Most forest tree species exhibit high levels of genetic diversity that can be used to trace the origin of living plants or their products such as timber and processed wood. Recent progress to isolate DNA not only from living tissue but also from wood and wood products offers new opportunities to test the declared origin of material such as seedlings for plantation establishment or timber. However, since most forest tree populations are weakly differentiated, the identification of genetic markers to differentiate among spatially isolated populations is often difficult and time consuming. Two important fields of “forensic” applications are described: Molecular tools are applied to test the declared origin of forest reproductive material used for plantation establishment and of internationally traded timber and wood products. These applications are illustrated taking examples from Germany, where mechanisms have been developed to improve the control of the trade with forest seeds and seedlings, and from the trade with wood of the important Southeast Asian tree family Dipterocarpaceae. Prospects and limitations of the use of molecular genetic methods to conclude on the origin of forest plants, wood, and wood products are discussed.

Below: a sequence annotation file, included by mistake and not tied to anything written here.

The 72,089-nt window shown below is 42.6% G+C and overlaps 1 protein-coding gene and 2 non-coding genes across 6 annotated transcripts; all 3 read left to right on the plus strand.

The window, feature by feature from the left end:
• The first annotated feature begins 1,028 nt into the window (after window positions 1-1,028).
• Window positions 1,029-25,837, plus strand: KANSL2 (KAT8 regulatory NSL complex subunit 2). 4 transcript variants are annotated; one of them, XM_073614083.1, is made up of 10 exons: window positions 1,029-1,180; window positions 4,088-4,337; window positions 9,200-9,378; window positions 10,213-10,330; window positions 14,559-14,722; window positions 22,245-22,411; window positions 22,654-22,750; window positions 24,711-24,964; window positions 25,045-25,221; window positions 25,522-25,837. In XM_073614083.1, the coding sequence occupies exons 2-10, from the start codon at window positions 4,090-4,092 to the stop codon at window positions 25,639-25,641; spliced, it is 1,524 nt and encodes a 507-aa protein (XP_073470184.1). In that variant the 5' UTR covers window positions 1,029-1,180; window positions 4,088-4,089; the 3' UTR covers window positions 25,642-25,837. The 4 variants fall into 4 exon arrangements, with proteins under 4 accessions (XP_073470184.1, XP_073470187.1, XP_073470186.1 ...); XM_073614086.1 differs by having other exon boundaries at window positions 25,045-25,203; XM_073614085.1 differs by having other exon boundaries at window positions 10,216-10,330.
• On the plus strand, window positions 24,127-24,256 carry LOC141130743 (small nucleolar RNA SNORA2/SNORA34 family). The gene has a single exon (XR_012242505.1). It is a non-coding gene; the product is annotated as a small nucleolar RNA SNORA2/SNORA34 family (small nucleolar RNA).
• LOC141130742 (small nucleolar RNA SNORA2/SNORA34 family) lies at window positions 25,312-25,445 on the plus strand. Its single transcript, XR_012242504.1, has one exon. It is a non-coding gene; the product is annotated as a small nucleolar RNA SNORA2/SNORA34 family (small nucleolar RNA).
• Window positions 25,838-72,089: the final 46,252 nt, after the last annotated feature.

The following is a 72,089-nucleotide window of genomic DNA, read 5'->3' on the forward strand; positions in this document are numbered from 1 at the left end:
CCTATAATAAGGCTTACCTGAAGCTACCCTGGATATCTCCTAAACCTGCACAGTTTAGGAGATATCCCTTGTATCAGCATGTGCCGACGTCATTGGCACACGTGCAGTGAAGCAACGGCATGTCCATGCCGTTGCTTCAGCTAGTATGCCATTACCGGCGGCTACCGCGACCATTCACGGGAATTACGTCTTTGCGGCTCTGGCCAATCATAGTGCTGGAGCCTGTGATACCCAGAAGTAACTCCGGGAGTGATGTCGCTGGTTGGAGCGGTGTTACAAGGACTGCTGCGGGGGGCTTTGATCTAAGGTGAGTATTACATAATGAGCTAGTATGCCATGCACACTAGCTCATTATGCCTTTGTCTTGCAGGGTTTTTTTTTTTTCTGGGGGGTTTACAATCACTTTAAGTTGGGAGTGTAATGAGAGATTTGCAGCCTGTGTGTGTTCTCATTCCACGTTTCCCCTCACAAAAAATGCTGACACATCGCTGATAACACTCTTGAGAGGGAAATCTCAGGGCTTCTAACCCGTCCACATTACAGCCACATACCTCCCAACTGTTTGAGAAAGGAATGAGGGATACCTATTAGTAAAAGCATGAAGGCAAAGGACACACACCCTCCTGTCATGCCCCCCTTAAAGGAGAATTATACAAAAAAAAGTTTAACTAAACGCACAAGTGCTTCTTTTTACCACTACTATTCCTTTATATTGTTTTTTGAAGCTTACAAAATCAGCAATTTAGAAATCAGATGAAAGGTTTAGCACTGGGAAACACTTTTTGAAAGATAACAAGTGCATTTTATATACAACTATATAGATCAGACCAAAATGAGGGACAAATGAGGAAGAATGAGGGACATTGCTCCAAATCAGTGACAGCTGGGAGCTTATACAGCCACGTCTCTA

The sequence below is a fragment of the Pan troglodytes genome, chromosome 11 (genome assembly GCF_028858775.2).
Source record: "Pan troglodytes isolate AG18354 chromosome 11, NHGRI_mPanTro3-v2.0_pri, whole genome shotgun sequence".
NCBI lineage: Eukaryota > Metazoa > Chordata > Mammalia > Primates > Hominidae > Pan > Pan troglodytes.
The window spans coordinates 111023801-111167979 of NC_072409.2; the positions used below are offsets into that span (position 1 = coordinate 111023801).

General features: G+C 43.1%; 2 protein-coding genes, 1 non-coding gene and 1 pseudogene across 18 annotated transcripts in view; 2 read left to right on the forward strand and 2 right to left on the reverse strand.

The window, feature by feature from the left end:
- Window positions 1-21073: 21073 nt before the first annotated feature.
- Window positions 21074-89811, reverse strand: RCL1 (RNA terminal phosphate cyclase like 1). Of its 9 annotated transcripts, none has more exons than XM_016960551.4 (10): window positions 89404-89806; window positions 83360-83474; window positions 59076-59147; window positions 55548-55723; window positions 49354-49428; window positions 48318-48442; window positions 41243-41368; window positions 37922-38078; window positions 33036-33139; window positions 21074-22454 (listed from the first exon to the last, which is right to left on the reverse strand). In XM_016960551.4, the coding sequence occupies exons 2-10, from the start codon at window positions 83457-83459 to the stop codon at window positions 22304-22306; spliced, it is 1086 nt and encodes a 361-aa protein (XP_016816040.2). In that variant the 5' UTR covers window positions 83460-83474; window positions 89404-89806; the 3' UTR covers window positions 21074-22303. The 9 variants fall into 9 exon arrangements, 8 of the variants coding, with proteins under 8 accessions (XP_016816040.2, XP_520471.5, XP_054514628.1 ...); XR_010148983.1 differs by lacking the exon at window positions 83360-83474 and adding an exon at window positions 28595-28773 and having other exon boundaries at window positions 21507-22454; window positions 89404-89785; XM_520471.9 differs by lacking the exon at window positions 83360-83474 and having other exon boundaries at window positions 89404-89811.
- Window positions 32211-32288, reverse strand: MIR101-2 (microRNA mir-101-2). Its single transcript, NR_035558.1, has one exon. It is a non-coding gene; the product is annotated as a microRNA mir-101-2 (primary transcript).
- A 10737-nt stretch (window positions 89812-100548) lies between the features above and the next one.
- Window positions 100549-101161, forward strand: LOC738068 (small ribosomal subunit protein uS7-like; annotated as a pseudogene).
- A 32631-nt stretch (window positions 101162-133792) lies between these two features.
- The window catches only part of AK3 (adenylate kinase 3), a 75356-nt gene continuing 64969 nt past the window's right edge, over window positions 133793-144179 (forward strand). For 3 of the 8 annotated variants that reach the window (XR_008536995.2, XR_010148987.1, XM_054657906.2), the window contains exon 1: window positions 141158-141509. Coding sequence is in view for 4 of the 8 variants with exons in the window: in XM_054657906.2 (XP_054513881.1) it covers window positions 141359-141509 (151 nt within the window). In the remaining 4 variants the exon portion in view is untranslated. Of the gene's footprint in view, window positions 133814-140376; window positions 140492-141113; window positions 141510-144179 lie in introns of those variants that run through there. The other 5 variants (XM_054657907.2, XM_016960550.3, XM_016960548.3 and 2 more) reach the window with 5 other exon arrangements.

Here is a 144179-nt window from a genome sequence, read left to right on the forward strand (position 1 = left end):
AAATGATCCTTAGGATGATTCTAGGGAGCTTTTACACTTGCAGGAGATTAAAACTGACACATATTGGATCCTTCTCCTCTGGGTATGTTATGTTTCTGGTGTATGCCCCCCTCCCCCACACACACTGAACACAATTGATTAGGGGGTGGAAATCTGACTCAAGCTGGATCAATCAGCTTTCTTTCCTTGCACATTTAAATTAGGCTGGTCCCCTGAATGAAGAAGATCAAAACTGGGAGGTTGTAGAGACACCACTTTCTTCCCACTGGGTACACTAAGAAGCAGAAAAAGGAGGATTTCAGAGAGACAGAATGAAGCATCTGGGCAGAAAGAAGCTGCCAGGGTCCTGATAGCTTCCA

PMCID: PMC2807931  PMID: 19911178
DNA marker; Genetic fingerprint; Forensic application; Forest reproductive material; Tropical timber; Dipterocarpaceae
9.  Transferability of Simple Sequence Repeat (SSR) Markers Developed in Litchi chinensis to Blighia sapida (Sapindaceae) 
Ackee (Blighia sapida, Sapindaceae) is a multipurpose fruit tree species of high economic importance, native to the Guinean forests of West Africa, and belongs to the same family as that of lychee (Litchi chinensis). In this study, a set of 12 primer pairs for simple sequence repeats (SSRs) previously developed for lychee has been evaluated for polymorphism in 16 ackee trees from different populations. Seven primer pairs have been found to be transferable, and four have revealed polymorphisms. However, the average number of alleles per locus has dropped from 4.9 for lychee to 3.7 for ackee. Characterization of the four polymorphic markers in 279 individuals belonging to14 different ackee populations from Benin has revealed that the numbers of alleles per locus range from two to 14 with a mean number of 5.8. The observed and expected heterozygosities range between 0.020 to 0.359 and 0.020 to 0.396, respectively.